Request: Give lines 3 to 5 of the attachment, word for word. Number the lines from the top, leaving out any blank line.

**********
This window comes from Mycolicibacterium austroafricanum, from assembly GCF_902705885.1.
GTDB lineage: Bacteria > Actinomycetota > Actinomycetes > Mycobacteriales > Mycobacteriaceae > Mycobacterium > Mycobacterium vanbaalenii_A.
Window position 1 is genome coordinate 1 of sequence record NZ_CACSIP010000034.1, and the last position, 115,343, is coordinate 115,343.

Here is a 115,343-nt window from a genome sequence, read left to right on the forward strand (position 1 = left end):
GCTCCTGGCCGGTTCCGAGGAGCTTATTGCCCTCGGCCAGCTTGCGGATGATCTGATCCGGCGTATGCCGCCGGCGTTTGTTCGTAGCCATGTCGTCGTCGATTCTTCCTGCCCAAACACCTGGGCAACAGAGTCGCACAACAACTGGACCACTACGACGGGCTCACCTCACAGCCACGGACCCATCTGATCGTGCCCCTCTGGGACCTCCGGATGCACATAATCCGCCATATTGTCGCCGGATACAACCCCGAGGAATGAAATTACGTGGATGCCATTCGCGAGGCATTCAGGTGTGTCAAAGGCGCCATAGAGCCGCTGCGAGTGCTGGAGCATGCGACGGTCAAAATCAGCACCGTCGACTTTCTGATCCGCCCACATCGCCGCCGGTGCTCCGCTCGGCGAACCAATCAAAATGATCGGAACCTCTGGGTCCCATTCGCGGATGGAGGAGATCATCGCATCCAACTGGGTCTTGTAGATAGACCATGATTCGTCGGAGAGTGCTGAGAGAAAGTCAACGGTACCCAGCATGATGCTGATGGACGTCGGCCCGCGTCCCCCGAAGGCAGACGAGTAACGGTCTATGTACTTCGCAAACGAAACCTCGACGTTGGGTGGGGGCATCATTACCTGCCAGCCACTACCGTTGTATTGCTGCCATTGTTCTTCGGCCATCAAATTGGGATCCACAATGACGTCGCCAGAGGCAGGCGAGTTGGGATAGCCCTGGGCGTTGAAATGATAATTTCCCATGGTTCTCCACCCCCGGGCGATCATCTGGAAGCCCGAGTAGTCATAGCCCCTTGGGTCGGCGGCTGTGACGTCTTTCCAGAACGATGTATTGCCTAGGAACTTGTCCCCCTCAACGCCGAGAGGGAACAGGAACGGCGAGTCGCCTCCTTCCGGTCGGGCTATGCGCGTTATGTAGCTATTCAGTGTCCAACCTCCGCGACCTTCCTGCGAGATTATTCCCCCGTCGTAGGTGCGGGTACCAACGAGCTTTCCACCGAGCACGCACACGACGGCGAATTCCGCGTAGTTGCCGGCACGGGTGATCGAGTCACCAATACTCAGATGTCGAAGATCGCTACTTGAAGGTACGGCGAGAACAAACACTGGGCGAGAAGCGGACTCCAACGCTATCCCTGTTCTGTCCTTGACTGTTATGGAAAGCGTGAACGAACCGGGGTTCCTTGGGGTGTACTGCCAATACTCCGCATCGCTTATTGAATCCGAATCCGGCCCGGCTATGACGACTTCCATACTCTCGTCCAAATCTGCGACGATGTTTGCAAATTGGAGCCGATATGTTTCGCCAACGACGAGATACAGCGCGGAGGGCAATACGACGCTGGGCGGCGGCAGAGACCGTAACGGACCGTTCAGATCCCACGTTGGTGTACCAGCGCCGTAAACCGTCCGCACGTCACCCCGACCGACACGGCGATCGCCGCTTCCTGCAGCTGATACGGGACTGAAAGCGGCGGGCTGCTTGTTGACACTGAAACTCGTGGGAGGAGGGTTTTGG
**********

Window position 1 is genome coordinate 1 of sequence record NZ_CACSIP010000034.1, and the last position, 115,343, is coordinate 115,343.

Here is a 115,343-nt window from a genome sequence, read left to right on the forward strand (position 1 = left end):
GCTCCTGGCCGGTTCCGAGGAGCTTATTGCCCTCGGCCAGCTTGCGGATGATCTGATCCGGCGTATGCCGCCGGCGTTTGTTCGTAGCCATGTCGTCGTCGATTCTTCCTGCCCAAACACCTGGGCAACAGAGTCGCACAACAACTGGACCACTACGACGGGCTCACCTCACAGCCACGGACCCATCTGATCGTGCCCCTCTGGGACCTCCGGATGCACATAATCCGCCATATTGTCGCCGGATACAACCCCGAGGAATGAAATTACGTGGATGCCATTCGCGAGGCATTCAGGTGTGTCAAAGGCGCCATAGAGCCGCTGCGAGTGCTGGAGCATGCGACGGTCAAAATCAGCACCGTCGACTTTCTGATCCGCCCACATCGCCGCCGGTGCTCCGCTCGGCGAACCAATCAAAATGATCGGAACCTCTGGGTCCCATTCGCGGATGGAGGAGATCATCGCATCCAACTGGGTCTTGTAGATAGACCATGATTCGTCGGAGAGTGCTGAGAGAAAGTCAACGGTACCCAGCATGATGCTGATGGACGTCGGCCCGCGTCCCCCGAAGGCAGACGAGTAACGGTCTATGTACTTCGCAAACGAAACCTCGACGTTGGGTGGGGGCATCATTACCTGCCAGCCACTACCGTTGTATTGCTGCCATTGTTCTTCGGCCATCAAATTGGGATCCACAATGACGTCGCCAGAGGCAGGCGAGTTGGGATAGCCCTGGGCGTTGAAATGATAATTTCCCATGGTTCTCCACCCCCGGGCGATCATCTGGAAGCCCGAGTAGTCATAGCCCCTTGGGTCGGCGGCTGTGACGTCTTTCCAGAACGATGTATTGCCTAGGAACTTGTCCCCCTCAACGCCGAGAGGGAACAGGAACGGCGAGTCGCCTCCTTCCGGTCGGGCTATGCGCGTTATGTAGCTATTCAGTGTCCAACCTCCGCGACCTTCCTGCGAGATTATTCCCCCGTCGTAGGTGCGGGTACCAACGAGCTTTCCACCGAGCACGCACACGACGGCGAATTCCGCGTAGTTGCCGGCACGGGTGATCGAGTCACCAATACTCAGATGTCGAAGATCGCTACTTGAAGGTACGGCGAGAACAAACACTGGGCGAGAAGCGGACTCCAACGCTATCCCTGTTCTGTCCTTGACTGTTATGGAAAGCGTGAACGAACCGGGGTTCCTTGGGGTGTACTGCCAATACTCCGCATCGCTTATTGAATCCGAATCCGGCCCGGCTATGACGACTTCCATACTCTCGTCCAAATCTGCGACGATGTTTGCAAATTGGAGCCGATATGTTTCGCCAACGACGAGATACAGCGCGGAGGGCAATACGACGCTGGGCGGCGGCAGAGACCGTAACGGACCGTTCAGATCCCACGTTGGTGTACCAGCGCCGTAAACCGTCCGCACGTCACCCCGACCGACACGGCGATCGCCGCTTCCTGCAGCTGATACGGGACTGAAAGCGGCGGGCTGCTTGTTGACACTGAAACTCGTGGGAGGAGGGTTTTGG